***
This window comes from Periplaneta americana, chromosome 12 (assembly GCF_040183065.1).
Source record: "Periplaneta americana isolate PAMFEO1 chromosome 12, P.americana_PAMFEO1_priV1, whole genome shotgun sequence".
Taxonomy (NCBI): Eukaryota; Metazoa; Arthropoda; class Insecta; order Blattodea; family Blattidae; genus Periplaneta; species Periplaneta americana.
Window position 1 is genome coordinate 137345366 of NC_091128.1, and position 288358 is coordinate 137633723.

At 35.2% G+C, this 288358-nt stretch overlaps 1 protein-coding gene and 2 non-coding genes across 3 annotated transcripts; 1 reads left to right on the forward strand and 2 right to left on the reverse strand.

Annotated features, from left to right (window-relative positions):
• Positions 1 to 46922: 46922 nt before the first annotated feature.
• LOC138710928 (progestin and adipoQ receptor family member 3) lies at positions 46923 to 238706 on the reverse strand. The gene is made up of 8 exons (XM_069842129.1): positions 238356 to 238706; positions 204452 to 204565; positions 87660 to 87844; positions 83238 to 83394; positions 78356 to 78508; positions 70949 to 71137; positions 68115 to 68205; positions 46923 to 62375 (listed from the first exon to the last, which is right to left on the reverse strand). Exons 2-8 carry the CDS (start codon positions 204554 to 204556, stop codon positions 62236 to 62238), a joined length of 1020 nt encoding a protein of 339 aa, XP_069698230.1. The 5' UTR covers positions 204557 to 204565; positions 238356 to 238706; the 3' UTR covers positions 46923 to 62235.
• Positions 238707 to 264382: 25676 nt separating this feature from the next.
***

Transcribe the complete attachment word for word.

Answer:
This window comes from Periplaneta americana, chromosome 12 (assembly GCF_040183065.1).
Source record: "Periplaneta americana isolate PAMFEO1 chromosome 12, P.americana_PAMFEO1_priV1, whole genome shotgun sequence".
Taxonomy (NCBI): Eukaryota; Metazoa; Arthropoda; class Insecta; order Blattodea; family Blattidae; genus Periplaneta; species Periplaneta americana.
Window position 1 is genome coordinate 137345366 of NC_091128.1, and position 288358 is coordinate 137633723.

At 35.2% G+C, this 288358-nt stretch overlaps 1 protein-coding gene and 2 non-coding genes across 3 annotated transcripts; 1 reads left to right on the forward strand and 2 right to left on the reverse strand.

Annotated features, from left to right (window-relative positions):
• Positions 1 to 46922: 46922 nt before the first annotated feature.
• LOC138710928 (progestin and adipoQ receptor family member 3) lies at positions 46923 to 238706 on the reverse strand. The gene is made up of 8 exons (XM_069842129.1): positions 238356 to 238706; positions 204452 to 204565; positions 87660 to 87844; positions 83238 to 83394; positions 78356 to 78508; positions 70949 to 71137; positions 68115 to 68205; positions 46923 to 62375 (listed from the first exon to the last, which is right to left on the reverse strand). Exons 2-8 carry the CDS (start codon positions 204554 to 204556, stop codon positions 62236 to 62238), a joined length of 1020 nt encoding a protein of 339 aa, XP_069698230.1. The 5' UTR covers positions 204557 to 204565; positions 238356 to 238706; the 3' UTR covers positions 46923 to 62235.
• Positions 238707 to 264382: 25676 nt separating this feature from the next.